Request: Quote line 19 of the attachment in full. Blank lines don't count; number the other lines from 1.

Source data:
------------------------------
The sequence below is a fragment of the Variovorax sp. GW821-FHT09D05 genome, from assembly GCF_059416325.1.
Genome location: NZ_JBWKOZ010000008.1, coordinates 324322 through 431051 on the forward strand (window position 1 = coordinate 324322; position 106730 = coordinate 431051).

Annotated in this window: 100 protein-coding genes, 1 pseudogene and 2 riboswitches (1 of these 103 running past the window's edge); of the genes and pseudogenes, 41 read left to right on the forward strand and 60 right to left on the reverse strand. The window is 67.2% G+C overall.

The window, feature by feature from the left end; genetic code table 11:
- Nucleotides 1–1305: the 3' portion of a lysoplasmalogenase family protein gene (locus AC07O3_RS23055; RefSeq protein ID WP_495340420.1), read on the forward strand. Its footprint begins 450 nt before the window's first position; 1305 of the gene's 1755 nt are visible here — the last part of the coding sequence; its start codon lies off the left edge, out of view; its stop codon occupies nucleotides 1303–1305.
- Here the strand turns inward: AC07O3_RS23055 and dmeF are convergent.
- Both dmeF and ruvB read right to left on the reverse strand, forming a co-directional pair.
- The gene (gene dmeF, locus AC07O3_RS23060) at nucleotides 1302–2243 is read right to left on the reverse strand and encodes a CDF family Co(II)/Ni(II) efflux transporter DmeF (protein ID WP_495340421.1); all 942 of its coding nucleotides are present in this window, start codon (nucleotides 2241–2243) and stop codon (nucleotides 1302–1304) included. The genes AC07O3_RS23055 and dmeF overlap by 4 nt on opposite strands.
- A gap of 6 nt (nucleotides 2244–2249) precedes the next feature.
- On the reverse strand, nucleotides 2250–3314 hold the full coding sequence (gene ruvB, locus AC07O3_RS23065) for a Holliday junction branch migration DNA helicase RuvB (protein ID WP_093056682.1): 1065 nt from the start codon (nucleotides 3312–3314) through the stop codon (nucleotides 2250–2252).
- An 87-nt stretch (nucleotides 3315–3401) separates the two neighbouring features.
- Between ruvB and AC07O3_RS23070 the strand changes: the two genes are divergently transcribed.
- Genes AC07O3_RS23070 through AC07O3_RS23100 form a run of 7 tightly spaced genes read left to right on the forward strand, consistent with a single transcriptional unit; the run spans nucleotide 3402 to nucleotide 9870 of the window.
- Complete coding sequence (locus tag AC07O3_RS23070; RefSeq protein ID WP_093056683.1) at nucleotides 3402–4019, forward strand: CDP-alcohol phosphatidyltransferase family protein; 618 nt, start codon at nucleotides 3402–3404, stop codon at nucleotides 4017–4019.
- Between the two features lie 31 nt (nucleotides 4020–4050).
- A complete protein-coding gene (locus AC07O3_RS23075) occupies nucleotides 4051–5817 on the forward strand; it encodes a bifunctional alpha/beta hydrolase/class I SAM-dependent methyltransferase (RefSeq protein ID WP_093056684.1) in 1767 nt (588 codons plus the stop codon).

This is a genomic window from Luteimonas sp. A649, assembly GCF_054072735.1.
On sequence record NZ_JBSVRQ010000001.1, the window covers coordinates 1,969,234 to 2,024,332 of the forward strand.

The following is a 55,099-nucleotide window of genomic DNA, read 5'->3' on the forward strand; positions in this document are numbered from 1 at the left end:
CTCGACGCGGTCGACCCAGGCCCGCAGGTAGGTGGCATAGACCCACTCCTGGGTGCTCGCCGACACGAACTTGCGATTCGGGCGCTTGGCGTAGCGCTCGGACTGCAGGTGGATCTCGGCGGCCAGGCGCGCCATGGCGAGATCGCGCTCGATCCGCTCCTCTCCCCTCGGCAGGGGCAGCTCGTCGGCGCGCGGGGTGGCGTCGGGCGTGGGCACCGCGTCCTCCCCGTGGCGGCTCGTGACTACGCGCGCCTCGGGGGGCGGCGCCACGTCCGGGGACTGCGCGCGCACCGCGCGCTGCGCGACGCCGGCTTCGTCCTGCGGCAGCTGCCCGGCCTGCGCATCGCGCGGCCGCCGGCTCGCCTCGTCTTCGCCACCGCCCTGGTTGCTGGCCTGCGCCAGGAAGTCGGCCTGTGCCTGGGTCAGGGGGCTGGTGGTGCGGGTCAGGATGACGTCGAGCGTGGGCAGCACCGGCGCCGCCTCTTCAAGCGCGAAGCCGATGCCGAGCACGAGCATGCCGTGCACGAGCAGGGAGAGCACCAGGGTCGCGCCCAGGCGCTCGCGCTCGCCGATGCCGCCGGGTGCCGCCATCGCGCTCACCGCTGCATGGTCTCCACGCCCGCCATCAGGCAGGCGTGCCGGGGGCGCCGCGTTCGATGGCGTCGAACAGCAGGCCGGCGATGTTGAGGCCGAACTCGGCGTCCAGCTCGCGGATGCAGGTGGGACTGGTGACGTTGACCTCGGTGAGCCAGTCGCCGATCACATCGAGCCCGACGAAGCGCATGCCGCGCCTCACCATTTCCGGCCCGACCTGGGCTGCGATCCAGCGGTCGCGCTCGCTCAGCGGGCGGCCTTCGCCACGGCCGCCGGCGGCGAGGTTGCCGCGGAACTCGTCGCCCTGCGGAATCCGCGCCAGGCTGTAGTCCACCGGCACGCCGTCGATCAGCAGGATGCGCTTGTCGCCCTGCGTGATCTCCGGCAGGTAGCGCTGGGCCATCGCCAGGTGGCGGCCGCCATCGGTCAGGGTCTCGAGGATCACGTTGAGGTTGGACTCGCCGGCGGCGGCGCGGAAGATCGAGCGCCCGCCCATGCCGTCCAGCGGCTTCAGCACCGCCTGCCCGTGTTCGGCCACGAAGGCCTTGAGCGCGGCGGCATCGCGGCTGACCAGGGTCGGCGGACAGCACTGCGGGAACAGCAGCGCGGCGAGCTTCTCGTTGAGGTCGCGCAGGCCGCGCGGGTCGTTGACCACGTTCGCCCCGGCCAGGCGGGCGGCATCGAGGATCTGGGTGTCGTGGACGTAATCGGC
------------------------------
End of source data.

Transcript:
The following is a 55,099-nucleotide window of genomic DNA, read 5'->3' on the forward strand; positions in this document are numbered from 1 at the left end: